Utque pudenda mei videatur caufa doloris;
Quid dolet haec? certe filia vivit, ait.


Non veniunt in idem pudor atque amor: omne videbat Vulgus; eram lacero pectus aperta sinu.


Tu mihi cura, Phaon; te fomnia noftra reducunt;

Somnia formofo candidiora die.

Illic te invenio, quanquam regionibus abfis;


Sed non longa fatis gaudia fomnus habet.

Saepe tuos noftra cervice onerare lacertos,

Saepe tuae videor fuppofuiffe meos.


A thousand tender words I hear and speak;
A thousand melting kiffes give, and take:
Then fiercer joys, I blush to mention these,
Yet, while I blush, confess how much they please.
But when, with day, the sweet delufions fly,
And all things wake to life and joy, but I,

As if once more forfaken, I complain,
And close my eyes to dream of you again :
Then frantic rife, and like fome Fury rove


Through lonely plains, and through the filent grove,
As if the filent grove, and lonely plains,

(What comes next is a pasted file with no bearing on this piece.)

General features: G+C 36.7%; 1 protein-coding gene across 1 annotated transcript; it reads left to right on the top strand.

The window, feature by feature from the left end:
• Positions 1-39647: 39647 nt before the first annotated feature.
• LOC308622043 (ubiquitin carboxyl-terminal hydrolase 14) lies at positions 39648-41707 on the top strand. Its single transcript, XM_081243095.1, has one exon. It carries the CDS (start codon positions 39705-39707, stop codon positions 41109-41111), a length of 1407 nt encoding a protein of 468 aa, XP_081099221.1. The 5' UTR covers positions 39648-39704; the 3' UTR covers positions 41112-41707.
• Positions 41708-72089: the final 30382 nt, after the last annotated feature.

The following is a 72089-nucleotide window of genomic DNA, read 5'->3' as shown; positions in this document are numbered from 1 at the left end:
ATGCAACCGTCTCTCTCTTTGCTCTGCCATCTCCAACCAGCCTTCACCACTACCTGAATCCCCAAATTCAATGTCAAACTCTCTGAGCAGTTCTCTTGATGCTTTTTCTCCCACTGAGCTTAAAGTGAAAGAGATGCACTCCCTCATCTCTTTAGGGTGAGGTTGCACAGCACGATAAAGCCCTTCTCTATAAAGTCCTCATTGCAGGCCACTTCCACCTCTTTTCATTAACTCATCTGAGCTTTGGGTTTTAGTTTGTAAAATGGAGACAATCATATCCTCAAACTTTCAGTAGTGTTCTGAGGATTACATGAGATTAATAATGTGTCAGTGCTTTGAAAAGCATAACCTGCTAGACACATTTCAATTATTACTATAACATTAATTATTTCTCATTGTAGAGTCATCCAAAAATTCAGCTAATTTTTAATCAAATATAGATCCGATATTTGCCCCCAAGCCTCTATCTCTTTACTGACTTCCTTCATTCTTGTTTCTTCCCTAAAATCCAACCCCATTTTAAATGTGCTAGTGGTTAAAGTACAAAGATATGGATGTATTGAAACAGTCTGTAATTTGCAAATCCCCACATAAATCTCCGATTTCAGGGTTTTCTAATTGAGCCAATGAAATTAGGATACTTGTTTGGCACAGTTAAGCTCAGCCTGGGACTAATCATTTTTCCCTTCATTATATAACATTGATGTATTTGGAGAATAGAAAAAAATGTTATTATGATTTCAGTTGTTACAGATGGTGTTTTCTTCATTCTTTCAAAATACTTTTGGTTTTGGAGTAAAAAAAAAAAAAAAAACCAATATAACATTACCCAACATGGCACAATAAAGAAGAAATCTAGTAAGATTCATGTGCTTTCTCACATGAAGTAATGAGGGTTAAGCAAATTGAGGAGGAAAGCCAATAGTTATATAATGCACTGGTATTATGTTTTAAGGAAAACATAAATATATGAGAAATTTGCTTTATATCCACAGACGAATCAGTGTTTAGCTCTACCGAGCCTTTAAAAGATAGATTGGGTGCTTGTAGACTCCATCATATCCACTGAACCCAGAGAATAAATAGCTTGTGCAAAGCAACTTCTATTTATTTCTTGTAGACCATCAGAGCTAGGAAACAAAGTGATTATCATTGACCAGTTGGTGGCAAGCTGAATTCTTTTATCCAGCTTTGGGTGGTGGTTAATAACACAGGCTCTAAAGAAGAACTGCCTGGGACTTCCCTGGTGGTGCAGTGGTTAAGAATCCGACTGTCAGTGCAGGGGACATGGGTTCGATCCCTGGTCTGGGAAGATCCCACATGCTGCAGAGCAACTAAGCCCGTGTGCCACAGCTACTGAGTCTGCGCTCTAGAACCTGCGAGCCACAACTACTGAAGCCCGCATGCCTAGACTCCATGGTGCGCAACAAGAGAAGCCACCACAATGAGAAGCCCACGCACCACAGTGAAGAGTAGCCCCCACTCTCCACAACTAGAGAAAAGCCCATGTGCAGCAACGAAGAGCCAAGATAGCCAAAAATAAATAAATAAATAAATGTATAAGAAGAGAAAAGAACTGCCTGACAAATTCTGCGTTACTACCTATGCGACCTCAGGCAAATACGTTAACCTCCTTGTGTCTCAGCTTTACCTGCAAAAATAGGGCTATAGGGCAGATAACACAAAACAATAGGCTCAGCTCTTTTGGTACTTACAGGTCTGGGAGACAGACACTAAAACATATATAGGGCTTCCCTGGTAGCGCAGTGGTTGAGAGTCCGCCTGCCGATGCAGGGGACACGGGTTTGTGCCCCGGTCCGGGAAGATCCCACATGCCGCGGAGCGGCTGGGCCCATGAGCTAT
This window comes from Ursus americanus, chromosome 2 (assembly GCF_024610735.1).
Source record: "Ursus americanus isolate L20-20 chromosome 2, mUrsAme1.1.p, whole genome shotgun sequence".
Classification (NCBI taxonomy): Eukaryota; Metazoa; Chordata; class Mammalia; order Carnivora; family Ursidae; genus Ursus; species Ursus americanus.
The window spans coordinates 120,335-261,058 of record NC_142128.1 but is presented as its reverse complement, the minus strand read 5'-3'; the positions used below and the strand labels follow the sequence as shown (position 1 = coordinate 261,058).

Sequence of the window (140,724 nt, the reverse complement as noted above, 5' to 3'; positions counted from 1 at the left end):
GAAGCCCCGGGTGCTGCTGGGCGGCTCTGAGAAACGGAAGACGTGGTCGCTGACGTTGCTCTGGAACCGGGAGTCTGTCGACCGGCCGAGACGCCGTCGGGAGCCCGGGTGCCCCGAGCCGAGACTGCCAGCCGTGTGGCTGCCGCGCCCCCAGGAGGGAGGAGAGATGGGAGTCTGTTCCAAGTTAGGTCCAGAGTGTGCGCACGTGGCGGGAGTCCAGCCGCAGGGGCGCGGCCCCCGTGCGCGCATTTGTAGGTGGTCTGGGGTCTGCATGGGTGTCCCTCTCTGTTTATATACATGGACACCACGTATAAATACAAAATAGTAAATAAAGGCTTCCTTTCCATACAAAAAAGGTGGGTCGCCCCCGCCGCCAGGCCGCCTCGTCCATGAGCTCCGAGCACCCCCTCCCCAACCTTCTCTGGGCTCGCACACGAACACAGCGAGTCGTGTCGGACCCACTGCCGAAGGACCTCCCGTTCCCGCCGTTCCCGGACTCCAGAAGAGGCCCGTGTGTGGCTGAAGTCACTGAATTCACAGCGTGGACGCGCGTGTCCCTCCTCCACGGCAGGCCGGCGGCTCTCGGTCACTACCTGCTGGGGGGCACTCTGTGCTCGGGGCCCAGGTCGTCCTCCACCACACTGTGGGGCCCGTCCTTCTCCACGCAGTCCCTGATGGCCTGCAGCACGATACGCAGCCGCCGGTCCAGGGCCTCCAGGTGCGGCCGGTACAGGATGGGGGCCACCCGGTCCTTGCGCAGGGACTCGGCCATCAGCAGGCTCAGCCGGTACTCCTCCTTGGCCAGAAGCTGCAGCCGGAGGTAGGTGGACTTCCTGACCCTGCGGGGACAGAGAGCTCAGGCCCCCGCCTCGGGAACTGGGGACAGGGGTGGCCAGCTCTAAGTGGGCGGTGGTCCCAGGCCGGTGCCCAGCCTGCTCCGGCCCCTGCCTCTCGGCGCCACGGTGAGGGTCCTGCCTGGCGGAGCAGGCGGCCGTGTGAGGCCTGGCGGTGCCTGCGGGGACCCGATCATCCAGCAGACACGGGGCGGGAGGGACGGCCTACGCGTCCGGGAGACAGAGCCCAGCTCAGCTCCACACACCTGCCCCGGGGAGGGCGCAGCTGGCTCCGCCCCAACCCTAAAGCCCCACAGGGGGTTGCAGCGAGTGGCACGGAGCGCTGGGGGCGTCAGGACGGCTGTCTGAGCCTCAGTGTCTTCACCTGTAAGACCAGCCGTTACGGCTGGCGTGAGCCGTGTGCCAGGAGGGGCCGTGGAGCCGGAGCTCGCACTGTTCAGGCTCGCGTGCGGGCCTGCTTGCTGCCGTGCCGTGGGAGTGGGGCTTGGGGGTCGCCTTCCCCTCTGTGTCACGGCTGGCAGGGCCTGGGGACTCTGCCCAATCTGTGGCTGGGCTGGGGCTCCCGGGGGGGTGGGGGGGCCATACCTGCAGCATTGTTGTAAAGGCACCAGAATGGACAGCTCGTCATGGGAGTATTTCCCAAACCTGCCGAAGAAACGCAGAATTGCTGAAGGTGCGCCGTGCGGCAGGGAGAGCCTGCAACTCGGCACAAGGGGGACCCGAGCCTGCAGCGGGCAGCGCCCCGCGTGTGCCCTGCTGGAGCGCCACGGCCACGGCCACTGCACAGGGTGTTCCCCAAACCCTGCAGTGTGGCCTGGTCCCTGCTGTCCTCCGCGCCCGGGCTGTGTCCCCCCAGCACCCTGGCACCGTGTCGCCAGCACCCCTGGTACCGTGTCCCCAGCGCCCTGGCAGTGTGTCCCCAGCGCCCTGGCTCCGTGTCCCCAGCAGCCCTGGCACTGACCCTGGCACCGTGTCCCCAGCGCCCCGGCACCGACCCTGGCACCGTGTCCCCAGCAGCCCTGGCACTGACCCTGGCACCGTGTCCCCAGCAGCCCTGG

That knew my pleasures, could relieve my pains.
I view the Grotto, once the scene of love,
The rocks around, the hanging roofs above,

Blandior interdum; verifque fimillima verba
Eloquor; et vigilant fenfibus ora meis.
Ofcula cognofco; quae tu committere linguae,
Aptaque confuêras accipere, apta dare.
Ulteriora pudet narrare; fed omnia fiunt,
Et juvat, et fine te non libet effe mihi.

At cum fe Titan oftendit, et omnia fecum;
Tam cito me fomnos deftituiffe queror.



Antra nemufque peto, tanquam nemus antraque pro


Confcia deliciis illa fuere tuis.

Illuc mentis inops, ut quam furialis Erichtho

Impulit, in collo crine jacente feror.

Antra vident oculi fcabro pendentia topho,

Quae mihi Mygdonii marmoris inftar erant.


That charm'd me more, with native mofs o'ergrown,
Than Phrygian marble, or the Parian stone.

I find the fhades that veil'd our joys before;
But, Phaon gone, those fhades delight no more.
Here the prefs'd herbs with bending tops betray
Where oft entwin'd in amorous folds we lay;
I kifs that earth which once was prefs'd by you,
And all with tears the withering herbs bedew.
For thee the fading trees appear to mourn,
And birds defer their fongs till thy return: